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Bairnsdale Aerodrome gets $9.9M federal funding from Black Summer Bushfire Recovery program
Federal government announced the multi-million dollar boost for bushfire impacted communities across East Gippsland Shire.
East Gippsland Shire Council is pleased to report a multi-million-dollar boost for bushfire impacted communities across the region has been announced by the Federal Government, with a large chunk of the funding allocated for the much-needed upgrade of the Bairnsdale Aerodrome. Thirty million dollars has been pledged to support recovery and resilience activities in Gippsland as part of Black Summer Bushfire Recovery Grants program, with the largest project - the Bairnsdale Aerodrome upgrade - securing $9.9 million.
Bairnsdale airport will receive a $9.9m upgrade to better equip the facility for future emergencies
Advocacy for a commitment
As East Gippsland's primary airport and the key hub for aerial firefighting and emergency response, Mayor Cr Mark Reeves said the funding injection is a timely result, given council's ongoing advocacy for a commitment to be made to the region.
"We are ecstatic with the federal government's announcement that they've committed to increase funding to the region under the Black Summer Bushfire Recovery Grants program and we want to extend our sincere thanks for recognising the urgent requirement to support community groups and improve essential infrastructure," Cr Reeves said.
"As a council, we've been very vocal in our advocacy for a commitment from the government to upgrade the Bairnsdale Aerodrome runway to accommodate larger and heavier aircraft. As the second busiest airport in Victoria for Air Ambulance Victoria patient transfers, these infrastructure upgrades are integral to our continued operations as a key hub for emergency response in the state."
Beneficial for the community and economy
The project will see the size of the primary runway at Bairnsdale Airport increased to 1,600 metres long and 30 metres wide, with the strength of the runway increasing to 21 PCN. This work has the additional benefit of:
- Supporting commercial passenger services
- Creating new tourism, freight
- Professional service opportunities that rely on air travel
Cr Reeves said the upgrades will be instrumental in strengthening, diversifying and assisting the local economy to become further resilient to the impact of disasters. "The master plan aims to enhance the airport's profile with the intent to potentially attract future commercial services into East Gippsland and promote the local economy and industries by way of air services," he said.
Increased runway capacity
Cr Reeves said, "The benefits are endless. An upgraded runway will not only increase capacity by allowing larger aircraft to land and increase the resilience of any disaster-impacted communities reliant on tourism, it will also support air transport of fresh produce to market, which is essential for growth and continuity in the horticultural sector."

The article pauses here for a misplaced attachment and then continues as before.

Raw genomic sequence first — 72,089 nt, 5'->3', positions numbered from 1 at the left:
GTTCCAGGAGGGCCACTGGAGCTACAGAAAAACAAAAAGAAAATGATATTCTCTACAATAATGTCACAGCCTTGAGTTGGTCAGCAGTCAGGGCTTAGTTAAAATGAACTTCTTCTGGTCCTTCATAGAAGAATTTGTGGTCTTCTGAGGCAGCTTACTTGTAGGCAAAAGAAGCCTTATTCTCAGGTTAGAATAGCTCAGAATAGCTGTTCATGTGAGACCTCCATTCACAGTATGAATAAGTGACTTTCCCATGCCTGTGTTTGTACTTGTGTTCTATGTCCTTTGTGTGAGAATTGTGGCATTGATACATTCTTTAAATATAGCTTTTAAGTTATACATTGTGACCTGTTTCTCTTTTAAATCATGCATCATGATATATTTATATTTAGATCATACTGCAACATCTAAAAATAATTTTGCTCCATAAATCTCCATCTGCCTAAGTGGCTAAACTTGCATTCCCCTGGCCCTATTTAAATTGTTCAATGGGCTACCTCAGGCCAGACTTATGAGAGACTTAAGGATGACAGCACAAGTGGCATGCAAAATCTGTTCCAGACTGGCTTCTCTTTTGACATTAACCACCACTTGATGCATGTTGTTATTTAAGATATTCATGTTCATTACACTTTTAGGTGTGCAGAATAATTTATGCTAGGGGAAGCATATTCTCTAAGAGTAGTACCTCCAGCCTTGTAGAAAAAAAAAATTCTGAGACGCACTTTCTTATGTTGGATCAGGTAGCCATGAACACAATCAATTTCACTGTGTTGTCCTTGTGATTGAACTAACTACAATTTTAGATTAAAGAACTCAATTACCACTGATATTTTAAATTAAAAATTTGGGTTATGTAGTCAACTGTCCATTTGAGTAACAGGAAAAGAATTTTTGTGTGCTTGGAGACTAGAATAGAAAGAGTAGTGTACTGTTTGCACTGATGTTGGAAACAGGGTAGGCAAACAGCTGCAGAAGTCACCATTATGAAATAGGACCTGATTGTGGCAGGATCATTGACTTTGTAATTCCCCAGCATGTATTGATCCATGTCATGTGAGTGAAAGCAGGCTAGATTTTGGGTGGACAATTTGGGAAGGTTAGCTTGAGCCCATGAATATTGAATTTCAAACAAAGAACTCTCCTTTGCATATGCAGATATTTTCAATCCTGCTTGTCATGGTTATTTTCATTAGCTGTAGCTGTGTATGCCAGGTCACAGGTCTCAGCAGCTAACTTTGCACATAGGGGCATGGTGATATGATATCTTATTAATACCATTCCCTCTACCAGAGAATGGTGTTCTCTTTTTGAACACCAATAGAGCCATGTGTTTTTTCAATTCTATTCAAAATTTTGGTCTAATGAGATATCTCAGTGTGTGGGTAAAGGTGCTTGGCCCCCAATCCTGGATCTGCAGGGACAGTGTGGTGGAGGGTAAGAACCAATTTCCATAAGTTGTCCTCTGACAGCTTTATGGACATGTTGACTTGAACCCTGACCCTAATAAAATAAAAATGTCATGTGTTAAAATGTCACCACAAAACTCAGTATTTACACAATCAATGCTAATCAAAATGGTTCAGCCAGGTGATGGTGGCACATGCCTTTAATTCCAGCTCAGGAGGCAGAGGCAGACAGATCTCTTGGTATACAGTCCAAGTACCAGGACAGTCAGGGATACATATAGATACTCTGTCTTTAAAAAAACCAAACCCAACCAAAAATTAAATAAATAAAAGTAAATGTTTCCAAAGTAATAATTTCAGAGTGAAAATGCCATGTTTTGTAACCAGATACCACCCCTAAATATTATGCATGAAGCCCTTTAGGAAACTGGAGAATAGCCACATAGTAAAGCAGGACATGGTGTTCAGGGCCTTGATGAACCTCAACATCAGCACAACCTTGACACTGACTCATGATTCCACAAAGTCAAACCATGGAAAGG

The Bairnsdale Airport is the largest project on the council's advocacy priority list, with the construction of the Gippsland Agricultural Recovery and Resilience Centre also of high importance to the region. Altogether, there are 38 projects to receive a share of the $28 million in federal government recovery grants.
Bairnsdale Airport has an estimated 3,000 aircraft movements per year, with activity progressively increasing each year, and is one of three aerodromes owned and operated by East Gippsland Shire Council
Bigger slice of funding
Eight of these were directly lodged by council, which have a combined value of $14 million. These projects are:
- Bairnsdale Airport Runway Upgrade
- Mallacoota Mudbrick Pavilion Upgrade
- Omeo Recreation Reserve Netball and Tennis Court Upgrade
- Cann River - Mick Baum Park Skate Park Redevelopment
- Raymond Island Community Hall Extension
- Lake Tyers Beach Hall Upgrade
- Bemm River Footpath Development
- Club Terrace Community Facility Project
Cr Reeves said it's a great outcome for East Gippsland, "Our tireless advocacy work has paid off. Just last year, East Gippsland community leaders wrote to the Prime Minister to express disappointment with the government's initial $4.5 million funding allocation, citing it as being much less than expected based on what the community has endured."
"Council worked closely with community groups to identify local recovery priorities and advocate for evidence-based funding allocations that are reflective of fire impact and need," Cr Reeves continued. "We are grateful the federal government has reviewed their decision and given East Gippsland a bigger slice of the funding pie to support our recovery process." Cr Reeves concluded.
Pictures from Google maps website.
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